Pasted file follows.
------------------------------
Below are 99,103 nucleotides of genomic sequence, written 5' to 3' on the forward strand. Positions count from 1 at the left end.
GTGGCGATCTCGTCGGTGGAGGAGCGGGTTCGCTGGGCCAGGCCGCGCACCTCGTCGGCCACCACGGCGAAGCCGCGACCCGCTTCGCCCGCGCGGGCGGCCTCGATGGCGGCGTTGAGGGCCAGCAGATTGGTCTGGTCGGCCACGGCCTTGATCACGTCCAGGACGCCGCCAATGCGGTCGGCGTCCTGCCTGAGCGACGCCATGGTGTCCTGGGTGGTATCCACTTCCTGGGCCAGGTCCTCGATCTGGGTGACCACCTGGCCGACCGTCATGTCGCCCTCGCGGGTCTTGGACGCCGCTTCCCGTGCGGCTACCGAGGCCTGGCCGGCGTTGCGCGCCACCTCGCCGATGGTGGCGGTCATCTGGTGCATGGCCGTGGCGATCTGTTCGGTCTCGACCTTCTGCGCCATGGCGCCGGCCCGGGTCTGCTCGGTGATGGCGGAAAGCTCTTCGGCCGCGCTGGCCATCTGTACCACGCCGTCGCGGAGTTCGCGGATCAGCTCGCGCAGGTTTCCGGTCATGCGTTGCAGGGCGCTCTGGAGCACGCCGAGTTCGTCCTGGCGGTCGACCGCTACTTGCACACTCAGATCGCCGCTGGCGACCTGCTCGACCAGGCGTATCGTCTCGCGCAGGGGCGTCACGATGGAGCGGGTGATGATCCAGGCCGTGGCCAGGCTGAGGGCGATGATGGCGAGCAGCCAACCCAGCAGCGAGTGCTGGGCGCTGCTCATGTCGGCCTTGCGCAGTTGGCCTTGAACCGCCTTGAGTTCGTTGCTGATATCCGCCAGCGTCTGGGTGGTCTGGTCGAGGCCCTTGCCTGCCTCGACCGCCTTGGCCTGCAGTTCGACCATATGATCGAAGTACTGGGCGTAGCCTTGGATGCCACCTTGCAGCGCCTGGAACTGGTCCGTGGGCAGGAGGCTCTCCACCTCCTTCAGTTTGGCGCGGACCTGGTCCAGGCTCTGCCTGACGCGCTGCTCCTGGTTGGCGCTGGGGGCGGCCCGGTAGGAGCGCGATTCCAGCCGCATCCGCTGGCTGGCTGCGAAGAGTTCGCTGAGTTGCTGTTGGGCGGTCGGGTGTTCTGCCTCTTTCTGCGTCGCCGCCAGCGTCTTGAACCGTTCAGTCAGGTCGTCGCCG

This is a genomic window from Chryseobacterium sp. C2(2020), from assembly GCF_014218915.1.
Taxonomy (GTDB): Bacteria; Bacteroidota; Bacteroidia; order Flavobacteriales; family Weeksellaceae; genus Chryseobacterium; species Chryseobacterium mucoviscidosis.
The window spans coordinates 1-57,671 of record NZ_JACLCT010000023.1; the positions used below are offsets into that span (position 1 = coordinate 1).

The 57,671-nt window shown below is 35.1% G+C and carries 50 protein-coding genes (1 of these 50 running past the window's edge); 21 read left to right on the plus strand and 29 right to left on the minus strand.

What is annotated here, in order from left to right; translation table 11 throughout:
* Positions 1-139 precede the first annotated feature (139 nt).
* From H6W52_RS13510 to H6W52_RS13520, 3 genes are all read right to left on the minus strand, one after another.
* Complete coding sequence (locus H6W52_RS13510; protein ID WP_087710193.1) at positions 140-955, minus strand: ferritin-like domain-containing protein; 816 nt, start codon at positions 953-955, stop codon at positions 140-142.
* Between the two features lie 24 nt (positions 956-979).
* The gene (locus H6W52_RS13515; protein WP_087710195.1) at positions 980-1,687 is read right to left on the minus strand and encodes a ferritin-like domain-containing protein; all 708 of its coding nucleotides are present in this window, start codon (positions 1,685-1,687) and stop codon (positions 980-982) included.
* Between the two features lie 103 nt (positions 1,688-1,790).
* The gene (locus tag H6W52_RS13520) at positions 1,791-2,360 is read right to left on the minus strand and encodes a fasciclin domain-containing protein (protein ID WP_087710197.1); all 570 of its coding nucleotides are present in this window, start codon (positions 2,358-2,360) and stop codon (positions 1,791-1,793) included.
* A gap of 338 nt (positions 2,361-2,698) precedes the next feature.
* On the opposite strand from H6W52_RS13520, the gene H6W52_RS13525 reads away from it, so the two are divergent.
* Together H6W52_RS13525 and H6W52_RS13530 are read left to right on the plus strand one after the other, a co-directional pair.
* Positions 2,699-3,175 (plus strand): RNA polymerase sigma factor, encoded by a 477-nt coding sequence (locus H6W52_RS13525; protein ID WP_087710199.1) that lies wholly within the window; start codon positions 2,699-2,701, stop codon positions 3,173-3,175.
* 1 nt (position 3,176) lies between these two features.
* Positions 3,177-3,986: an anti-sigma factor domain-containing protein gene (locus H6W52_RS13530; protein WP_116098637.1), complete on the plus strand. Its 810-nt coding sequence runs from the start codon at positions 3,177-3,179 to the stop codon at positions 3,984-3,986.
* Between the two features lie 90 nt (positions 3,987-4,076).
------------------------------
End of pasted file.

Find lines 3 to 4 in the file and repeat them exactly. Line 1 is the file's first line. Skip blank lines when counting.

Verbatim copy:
This is a genomic window from Chryseobacterium sp. C2(2020), from assembly GCF_014218915.1.
Taxonomy (GTDB): Bacteria; Bacteroidota; Bacteroidia; order Flavobacteriales; family Weeksellaceae; genus Chryseobacterium; species Chryseobacterium mucoviscidosis.